Several months ago, I was searching for information on a long-lost LP  by Arnie and his Soul Brothers entitled “Doin’ the Prune”.  It’s an excellent early 60’s rocker with a soulful jazzy flavor and one of the very few rock LP’s released in Indiana during the pre-Beatles era.    When I stumbled into Arnie’s blog I thought immediately, “Hey, I know that guy!”

I’d met Arnie Goldberg in 2010 at a business networking event, and we had a pleasant chat for 30 minutes or so, yet I was without a clue that he had a musical past.  Recently I ran into him again and decided it was well past time for an interview with Arnie.  Sincere thanks to Arnie Goldberg for the info and photos, and if any of you have a copy of the LP that you’re willing to part with please let me know.

Q:  Tell me about the formation of Arnie and the Soul Brothers.  When, where and how?

A: Founded in 1959 Bloomington, Indiana   Indiana University campus .. the first rock n roll, rhythm n blues, soul jazz group ever on the IU campus.

Q:  You released  two 45’s and one LP.  When did they get released?  Did you run your own label, or did someone else do it for you?  What does “Emmes” mean?

A: Emmis was my own label (it means “truth” in Jewish) and we released “The Prune /”Lookout” in 1961 …  followed six months later by “Tenderloin”/” Dream Theme”;   all four songs were originals by the band. “The Prune”, “Tenderloin”, and “Dream Theme” were created by Marty Zuroff , “Lookout” was created by Arnie.

Q:  Tell us about the recordings  How many copies of the 45’s and the LP?  Where did you get them pressed? Where was the music recorded?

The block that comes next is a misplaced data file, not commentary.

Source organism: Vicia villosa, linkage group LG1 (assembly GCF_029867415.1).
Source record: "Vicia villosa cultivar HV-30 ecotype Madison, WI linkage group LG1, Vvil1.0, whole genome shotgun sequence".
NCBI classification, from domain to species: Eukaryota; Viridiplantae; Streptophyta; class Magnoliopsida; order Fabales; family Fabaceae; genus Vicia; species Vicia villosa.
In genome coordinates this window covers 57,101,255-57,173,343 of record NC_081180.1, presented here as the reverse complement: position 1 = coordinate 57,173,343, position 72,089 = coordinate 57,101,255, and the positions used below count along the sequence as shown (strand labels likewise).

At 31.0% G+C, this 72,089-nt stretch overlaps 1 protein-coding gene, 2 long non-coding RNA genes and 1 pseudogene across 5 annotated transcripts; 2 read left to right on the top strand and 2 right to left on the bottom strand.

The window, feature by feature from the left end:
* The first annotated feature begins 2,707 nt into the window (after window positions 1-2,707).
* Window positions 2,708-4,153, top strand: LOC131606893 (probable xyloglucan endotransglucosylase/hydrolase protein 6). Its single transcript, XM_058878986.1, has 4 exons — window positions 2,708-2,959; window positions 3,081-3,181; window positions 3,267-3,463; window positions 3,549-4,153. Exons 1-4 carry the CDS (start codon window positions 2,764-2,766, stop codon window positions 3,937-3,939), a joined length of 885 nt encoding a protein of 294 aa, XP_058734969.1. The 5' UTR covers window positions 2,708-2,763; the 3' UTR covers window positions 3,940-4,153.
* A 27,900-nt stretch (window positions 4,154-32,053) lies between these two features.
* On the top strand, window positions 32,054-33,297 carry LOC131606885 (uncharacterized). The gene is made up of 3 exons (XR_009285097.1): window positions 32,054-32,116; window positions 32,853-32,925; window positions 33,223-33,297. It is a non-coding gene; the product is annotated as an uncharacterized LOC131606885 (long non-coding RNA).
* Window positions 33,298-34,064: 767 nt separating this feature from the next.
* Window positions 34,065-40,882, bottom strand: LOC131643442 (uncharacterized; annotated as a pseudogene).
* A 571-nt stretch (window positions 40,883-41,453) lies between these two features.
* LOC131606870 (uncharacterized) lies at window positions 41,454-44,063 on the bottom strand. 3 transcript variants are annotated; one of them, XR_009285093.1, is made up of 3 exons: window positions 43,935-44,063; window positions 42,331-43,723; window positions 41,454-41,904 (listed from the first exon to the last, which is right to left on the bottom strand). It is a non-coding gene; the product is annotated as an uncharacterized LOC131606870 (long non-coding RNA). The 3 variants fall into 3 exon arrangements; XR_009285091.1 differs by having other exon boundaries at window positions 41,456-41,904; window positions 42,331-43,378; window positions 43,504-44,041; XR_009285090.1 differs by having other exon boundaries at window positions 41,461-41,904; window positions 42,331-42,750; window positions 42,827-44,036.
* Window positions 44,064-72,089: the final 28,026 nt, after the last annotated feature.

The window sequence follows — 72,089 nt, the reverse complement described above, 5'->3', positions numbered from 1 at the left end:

A:  “The Prune” was recorded in Don Sheets Studio, Nashville Indiana … a few others were recorded there… a couple were recorded in a studio in Chicago…   All records were pressed by RCA in Indianapolis and if I were to guess 20,000 copies of “The Prune” were pressed before the rights to “The Prune”, and the band name Arnie & the Soul Brothers was sold to Jacob-Carle Records in Chicago .. rumors have it that “The Prune” was a hit in Brazil, Bolivia and a European country. However the bad news was that Jacob-Carle Records turned out to be a fly by night company and disappeared and I and the band never received any money from them.

500 albums were pressed at RCA in Indianapolis and approximately 100 of them were used for promotion for the band…  the others were sold at retail at events etc …

Q:  What was it like, musically, in the early 1960’s at Indiana University?  What other kinds of bands/artists were around?  Where did you play live?

A: The band was booked 32 times a year during the school year, for three full years never missing a single Friday or Saturday night ..   played mostly on the IU campus, but did play several times at other universities, like Purdue, Ohio State, Wabash College, DePauw College, Ball State and several high school proms throughout Indiana.   Our first year and last year (together for five years) we played approximately 20 times per school year.   Our final year together, 1963, was spent in Indianapolis playing in three different bar locations.  Two of the musicians were guaranteed two nights a week work and were actually on my payroll for three full years … 

We played mostly fraternities and sororities, several campus wide dances at the Student Union, and the Delt Street Dance three different years with about 7,000 students dancing outside in the street.  Competitive bands were playing what I called “society music” to include Al Cobine and 6 pieces playing Glen Miller and that type music…  great musicians but not what the kids wanted.

Q:  How and why did the band break up?

A:  The band broke up when I got married in April 1964 and then had to go to the Army in June 1964 for two years.

Q: What is your fondest memory of being in Arnie and His Soul Brothers?